The Internet first appealed to my students and me as an innovative research tool for entomology. Throughout the early 1990's we explored gopher sites and completed veronica searches on a wide variety of entomological subjects. This text only connection, with such sites as, the Universities of Colorado and Minnesota (examples of early adopters) gave us instant access to current and often obscure documents, on such topics as, insect biological diversity or pest identification. As these electronic papers were not available locally or conveniently through our library, the Internet provided fast, efficient and impressive results. We were able to add significantly to our knowledge base.
It was already apparent in the mid-1990's that web-sites with useful content would be attractive to more users. Many web-sites were (and in several cases, still are) aesthetically pleasing but content poor or the reverse. Purely out of a selfish motivation to organise and update my entomology notes, I taught myself html and began assembling an interactive, multimedia enhanced Forest Entomology, web-based course. I began accepting my first remote e-students.
Currently, the courses that I offer through the Sir Sandford Fleming College's web server are:
These accredited courses are available in classrooms or on-line to any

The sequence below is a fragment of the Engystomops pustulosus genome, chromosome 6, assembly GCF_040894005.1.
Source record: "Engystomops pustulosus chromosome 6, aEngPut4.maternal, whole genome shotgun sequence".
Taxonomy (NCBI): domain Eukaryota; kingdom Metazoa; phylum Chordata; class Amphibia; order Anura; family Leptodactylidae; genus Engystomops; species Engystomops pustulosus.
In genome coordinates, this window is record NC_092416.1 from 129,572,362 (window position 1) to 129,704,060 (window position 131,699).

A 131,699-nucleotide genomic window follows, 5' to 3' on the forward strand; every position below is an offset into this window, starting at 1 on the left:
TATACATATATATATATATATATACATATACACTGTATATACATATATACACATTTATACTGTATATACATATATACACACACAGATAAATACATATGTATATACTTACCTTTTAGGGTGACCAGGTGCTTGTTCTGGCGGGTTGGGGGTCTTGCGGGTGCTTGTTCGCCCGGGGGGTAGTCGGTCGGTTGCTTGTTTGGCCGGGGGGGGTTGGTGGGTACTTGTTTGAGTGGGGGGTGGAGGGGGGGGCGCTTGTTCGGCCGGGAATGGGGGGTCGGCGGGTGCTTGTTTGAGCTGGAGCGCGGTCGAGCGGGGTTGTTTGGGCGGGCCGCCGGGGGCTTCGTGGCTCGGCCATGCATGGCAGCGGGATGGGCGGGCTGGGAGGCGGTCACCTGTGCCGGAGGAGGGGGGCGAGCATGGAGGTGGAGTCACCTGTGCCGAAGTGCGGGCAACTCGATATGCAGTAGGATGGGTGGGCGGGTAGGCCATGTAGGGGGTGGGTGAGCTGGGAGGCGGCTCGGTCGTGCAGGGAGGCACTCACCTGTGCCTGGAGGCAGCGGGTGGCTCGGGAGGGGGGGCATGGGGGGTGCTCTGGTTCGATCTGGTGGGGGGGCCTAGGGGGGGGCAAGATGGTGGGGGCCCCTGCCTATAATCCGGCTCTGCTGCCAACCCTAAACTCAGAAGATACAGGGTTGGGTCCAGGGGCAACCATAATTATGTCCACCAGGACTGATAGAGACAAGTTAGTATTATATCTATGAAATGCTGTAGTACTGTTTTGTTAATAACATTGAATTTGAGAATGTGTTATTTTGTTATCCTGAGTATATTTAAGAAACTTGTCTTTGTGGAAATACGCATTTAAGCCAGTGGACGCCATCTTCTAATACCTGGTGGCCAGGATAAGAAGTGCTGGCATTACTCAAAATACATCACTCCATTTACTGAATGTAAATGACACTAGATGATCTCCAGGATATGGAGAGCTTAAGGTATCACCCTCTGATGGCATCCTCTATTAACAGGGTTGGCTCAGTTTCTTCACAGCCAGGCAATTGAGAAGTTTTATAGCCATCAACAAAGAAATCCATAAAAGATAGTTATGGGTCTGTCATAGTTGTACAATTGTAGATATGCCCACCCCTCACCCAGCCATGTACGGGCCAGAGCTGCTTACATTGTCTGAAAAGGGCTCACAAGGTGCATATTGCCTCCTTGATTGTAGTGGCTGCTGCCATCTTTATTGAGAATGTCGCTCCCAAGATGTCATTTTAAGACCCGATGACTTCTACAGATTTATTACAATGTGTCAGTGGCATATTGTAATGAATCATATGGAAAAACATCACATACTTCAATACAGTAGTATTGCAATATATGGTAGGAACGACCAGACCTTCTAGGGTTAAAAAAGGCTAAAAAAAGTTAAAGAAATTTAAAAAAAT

body from anywhere at any time via the Internet. All courses are
complete with illustrated lecture notes, some with sound files and video.
All the assignments and evaluations are interactive and 'live' on the web.
Every project can be completed via e-mail, in a totally paperless
manner. You can even register on-line. (Please see and 'click' Figure
Results and Discussion
I have been fortunate to have taught these courses in the classroom and on-line at a few colleges and universities. Technical features and advantages of on-line art instruction, that I have experienced these last few years include:
Benefits of such an on-line plant health care course that students (as they have volunteered through on-line course evaluation forms) can provide, include:
Our college has only just begun the difficult task of integrating marketing, admissions, e-commerce, firewalls and data access, and server support. In the first week of January 2000, we had a few students like this one, "I would like to take part in your on-line entomology course. It is the only course I need to graduate and I finally got a computer to do it. I am having trouble getting to the registration site and was wondering if you could give me some instruction. It will probably take me a while to adapt to using a computer since I have never taken a web based course before so your patience would be greatly appreciated. Any information you could send me concerning registration and enrollment would be very helpful". We have a good deal of work to do in order to truly offer on-line learning.
Bell, Paul D., 2000. "Teaching Plant Health Care On-Line" International
Society of Arboriculture, Arborist News Vol. 9, #3, pp